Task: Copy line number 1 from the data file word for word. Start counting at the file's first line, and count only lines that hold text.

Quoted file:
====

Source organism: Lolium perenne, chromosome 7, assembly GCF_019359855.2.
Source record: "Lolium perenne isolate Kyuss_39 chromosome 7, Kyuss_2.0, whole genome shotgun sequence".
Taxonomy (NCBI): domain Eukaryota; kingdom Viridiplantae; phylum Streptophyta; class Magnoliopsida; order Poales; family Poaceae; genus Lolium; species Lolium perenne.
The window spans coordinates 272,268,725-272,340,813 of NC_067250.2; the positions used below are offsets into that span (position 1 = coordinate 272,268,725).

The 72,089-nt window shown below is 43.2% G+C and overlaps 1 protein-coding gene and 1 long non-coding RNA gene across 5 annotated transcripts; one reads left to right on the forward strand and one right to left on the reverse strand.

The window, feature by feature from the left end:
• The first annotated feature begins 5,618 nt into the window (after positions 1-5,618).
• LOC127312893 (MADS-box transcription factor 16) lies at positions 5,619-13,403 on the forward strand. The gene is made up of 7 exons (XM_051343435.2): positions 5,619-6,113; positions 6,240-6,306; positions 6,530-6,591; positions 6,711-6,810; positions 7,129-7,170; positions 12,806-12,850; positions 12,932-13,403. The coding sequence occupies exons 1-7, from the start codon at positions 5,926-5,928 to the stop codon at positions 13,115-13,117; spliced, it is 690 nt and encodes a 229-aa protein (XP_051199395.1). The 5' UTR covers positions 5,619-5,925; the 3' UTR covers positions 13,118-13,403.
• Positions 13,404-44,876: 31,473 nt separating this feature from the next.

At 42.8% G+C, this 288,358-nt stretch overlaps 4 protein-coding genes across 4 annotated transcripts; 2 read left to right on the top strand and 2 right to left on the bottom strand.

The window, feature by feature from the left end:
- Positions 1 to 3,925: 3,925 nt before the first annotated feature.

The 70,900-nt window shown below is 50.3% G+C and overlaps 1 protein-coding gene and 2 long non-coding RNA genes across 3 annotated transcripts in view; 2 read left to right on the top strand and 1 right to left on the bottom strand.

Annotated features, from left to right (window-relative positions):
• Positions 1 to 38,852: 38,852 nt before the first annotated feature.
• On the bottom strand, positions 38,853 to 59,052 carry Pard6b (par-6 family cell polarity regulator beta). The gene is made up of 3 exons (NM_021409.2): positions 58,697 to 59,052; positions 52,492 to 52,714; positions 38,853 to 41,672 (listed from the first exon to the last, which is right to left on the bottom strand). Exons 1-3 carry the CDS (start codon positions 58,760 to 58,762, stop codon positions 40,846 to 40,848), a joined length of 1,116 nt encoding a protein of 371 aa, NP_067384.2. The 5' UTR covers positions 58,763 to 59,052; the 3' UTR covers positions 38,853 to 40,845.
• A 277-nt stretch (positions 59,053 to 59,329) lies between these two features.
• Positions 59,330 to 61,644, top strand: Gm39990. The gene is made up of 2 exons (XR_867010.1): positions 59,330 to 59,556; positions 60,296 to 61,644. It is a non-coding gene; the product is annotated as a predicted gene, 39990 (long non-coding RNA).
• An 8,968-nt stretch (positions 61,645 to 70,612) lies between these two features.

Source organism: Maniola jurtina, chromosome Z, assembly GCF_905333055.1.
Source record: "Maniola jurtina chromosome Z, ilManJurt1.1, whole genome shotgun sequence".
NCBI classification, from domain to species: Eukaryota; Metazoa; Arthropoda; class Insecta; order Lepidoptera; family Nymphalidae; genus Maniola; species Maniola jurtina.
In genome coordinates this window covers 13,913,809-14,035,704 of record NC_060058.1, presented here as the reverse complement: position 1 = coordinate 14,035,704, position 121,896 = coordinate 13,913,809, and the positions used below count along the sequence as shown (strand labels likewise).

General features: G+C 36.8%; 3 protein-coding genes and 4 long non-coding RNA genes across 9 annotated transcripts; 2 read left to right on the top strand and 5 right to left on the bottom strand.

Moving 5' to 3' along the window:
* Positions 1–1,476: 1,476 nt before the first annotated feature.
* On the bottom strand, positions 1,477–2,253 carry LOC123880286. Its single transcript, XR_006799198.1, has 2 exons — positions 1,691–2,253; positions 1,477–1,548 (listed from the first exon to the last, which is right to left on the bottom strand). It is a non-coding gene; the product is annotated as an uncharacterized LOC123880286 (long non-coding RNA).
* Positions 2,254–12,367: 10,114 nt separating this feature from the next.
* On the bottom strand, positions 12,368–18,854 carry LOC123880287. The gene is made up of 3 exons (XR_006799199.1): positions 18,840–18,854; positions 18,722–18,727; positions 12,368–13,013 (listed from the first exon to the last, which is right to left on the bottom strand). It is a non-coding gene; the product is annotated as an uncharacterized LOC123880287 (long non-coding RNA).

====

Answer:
Source organism: Lolium perenne, chromosome 7, assembly GCF_019359855.2.